Originally Posted by casportpony
Studies show that ivermectin is not an effective poultry wormer unless high doses are given. There are also many posts here on BYC with necropsy pictures from people who thought it was an effective wormer......
Wazine, Safeguard, Valbazen are not FDA approved for laying hens, they aren't banned for use, so all can be used as long as one waits until the drugs clear.
I agree that Ivermectin results are mixed depending upon the study and source you read. Ivermectin efficacy depends upon the parasite type. It is effective on some, while not as effective or ineffective on others. In red roost mite, for example, treatment must be at toxicity level for even a short term benefit.
But as you can see below from the Merck's manual, it is deemed effective on a number of parasites.
Note red roost mites would have to be treated at point of toxicity for short benefit while other types are successfully treated at acceptable doses)
For internal parasites, I find
"and ivermectin 1% at 10 mg/mL in water were effective in removing A galli, H gallinarum, and Capillariain chickens (Round worms, cecal, and capillary)"
The problem with Ivermectin has been over use and appropriate use (correct application and applied correct number of times). Any wormer's effectiveness will vary with both application type and overuse. It is best to rotate wormers and insecticides to avoid resistance build up to the particular medicine. And that can be the reason behind such mixed reports on many of the meds. It may depend on the local resistance of the parasites.
Unfortunately, the government has made rotation of meds difficult as only Hygromycin B is currently approved for worming, and Permethrin (or variations) for dusting or spray, of the types commonly used in back yard situations. (There is a longer list for external parasites which typically are used by poultry industry rather than the back yarder, but Hygromycin is the only currently approved poultry wormer for hens laying eggs for human consumption).
Only FDA approved drugs are allowed for use. That's not banned, that is approved only. Many drug manufacturers have let their FDA approval lapse because it takes time and money to keep up with the certification process and the poultry industry does not find it profitable to do so. It keeps industry sanitation with cages, rotation and culling. Sevin is such example of a drug that used to be approved for poultry but which the drug manufacturer itself no longer sought to keep FDA approved. Sevin is still sold for garden plants, but is no longer approved for poulty.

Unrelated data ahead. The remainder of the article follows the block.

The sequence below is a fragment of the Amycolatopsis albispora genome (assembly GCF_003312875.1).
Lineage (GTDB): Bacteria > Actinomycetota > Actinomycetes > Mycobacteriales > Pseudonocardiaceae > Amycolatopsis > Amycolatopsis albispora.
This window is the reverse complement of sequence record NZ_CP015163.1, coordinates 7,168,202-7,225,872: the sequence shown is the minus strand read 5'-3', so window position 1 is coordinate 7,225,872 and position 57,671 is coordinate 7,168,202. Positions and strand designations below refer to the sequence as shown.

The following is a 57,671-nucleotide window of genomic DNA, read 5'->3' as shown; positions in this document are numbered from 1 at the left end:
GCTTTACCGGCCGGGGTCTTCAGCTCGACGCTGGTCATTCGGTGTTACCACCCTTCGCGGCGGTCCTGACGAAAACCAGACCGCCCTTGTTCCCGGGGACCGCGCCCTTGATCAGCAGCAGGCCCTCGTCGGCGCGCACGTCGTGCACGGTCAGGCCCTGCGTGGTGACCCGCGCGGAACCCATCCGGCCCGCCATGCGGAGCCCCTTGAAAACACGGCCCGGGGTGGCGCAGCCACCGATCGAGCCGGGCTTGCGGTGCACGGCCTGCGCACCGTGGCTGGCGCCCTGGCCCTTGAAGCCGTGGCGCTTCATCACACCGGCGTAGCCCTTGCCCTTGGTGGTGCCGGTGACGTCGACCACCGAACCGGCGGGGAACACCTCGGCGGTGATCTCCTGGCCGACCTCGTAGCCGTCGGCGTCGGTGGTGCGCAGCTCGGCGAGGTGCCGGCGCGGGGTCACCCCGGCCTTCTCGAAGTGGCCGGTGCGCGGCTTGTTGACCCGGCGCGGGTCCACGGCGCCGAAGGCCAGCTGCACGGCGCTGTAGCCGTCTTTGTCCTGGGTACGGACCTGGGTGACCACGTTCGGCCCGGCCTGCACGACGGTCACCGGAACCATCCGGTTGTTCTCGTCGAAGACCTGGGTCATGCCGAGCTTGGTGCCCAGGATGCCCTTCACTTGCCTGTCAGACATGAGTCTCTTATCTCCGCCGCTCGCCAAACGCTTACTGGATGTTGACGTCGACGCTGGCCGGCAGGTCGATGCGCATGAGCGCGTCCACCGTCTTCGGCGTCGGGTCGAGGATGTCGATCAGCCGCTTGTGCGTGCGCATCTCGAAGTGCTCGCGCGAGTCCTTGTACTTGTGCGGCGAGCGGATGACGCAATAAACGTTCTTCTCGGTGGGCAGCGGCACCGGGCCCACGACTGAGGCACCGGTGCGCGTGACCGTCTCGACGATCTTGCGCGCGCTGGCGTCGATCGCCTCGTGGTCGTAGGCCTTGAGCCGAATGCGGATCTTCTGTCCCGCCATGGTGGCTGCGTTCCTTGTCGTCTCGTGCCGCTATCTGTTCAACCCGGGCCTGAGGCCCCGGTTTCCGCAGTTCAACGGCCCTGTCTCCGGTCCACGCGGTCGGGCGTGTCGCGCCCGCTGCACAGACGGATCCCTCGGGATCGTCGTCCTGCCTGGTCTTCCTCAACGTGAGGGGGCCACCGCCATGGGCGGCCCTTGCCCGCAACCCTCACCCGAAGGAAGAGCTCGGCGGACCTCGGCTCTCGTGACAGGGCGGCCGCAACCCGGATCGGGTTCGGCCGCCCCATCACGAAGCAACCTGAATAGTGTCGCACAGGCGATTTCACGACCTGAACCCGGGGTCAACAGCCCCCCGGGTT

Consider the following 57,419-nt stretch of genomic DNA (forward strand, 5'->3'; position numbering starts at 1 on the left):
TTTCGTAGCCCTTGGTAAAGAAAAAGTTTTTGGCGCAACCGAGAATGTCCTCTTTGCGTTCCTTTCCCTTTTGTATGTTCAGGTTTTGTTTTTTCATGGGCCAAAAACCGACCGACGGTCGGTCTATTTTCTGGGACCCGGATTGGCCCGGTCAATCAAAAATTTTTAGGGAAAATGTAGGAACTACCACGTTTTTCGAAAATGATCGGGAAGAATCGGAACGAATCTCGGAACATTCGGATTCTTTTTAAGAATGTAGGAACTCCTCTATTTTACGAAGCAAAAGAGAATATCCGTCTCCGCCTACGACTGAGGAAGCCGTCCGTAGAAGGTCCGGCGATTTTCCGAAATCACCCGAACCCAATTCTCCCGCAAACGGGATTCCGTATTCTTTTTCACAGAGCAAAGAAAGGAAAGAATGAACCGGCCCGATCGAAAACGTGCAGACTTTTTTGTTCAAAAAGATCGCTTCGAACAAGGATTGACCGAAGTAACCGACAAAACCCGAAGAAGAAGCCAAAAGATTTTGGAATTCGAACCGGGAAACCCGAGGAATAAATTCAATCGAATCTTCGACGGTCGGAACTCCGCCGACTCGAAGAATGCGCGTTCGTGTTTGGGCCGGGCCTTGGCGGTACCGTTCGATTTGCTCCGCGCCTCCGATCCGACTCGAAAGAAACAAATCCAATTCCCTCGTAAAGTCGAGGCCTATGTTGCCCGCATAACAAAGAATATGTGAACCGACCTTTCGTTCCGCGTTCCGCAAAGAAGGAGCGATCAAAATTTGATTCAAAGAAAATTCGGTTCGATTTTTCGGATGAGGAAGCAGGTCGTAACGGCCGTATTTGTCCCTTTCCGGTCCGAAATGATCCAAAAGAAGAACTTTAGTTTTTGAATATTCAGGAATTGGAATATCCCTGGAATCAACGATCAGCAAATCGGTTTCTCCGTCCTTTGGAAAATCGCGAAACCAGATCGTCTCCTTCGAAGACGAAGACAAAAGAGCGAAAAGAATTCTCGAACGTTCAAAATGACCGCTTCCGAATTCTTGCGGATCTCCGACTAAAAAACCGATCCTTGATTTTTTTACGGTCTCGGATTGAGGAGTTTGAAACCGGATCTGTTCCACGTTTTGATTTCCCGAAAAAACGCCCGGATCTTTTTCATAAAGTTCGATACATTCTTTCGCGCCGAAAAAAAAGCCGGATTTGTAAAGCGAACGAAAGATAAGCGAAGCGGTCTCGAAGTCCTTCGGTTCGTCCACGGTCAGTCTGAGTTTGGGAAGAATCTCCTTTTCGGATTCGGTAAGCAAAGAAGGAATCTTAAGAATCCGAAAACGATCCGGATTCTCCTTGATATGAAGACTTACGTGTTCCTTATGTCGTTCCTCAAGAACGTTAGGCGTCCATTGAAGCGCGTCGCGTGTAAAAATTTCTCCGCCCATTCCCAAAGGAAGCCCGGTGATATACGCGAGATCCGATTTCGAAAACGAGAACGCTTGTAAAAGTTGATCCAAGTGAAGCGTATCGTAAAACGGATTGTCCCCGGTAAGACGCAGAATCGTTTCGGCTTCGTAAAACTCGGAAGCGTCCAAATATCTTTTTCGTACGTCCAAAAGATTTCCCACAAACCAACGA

It is important to understand that, legally, the FDA only allows drugs that have been approved, which means Wazine, Fenbedazole, and even Ivermectin are not approved for hens laying eggs for human consumption and therefore technically should never be used for that purpose.
On the other hand, the government expects and requires all animals to be treated and cared for humanely and medically if necessary. What that means is that you may have to treat an animal under vet supervision but lose your organic status for that animal and ability to sell food products from that animal ever again, even with appropriate pull times.
This is targeted at commercial and certified organic growers. Many of us sell through a Farm Direct to Consumer provision that allows us to sell eggs without government licensing or inspection. So essentially there is no oversight. With no oversight, then technically you can do what you want as there is no "egg police." What it could mean (this being spoken from my experience as an ex-paralegal) is that if someone ate your eggs and got sick and sued you, and it came out that you used non FDA approved products on your birds, you could have a greater legal battle on your hands. It is a bit of "no man's land" with a lot of "don't ask, don't tell."
My customers don't care (including the vets at my daughter's vet clinic) as long as I practice appropriate pull dates as supported by authoritative research and documentation. They simply want eggs from happy, healthy hens, farm fresh.
A number of people do care, and my daughter who is now an organic farmer with her husband, must follow strict guidelines to keep their eggs appropriately certified which essentially means herbal wormers only, culling any sick animal.
My understanding as I have had to wade through these legal "technical' questions for myself.
edited for grammar typos
Edited by Lady of McCamley - 11/8/15 at 1:38pm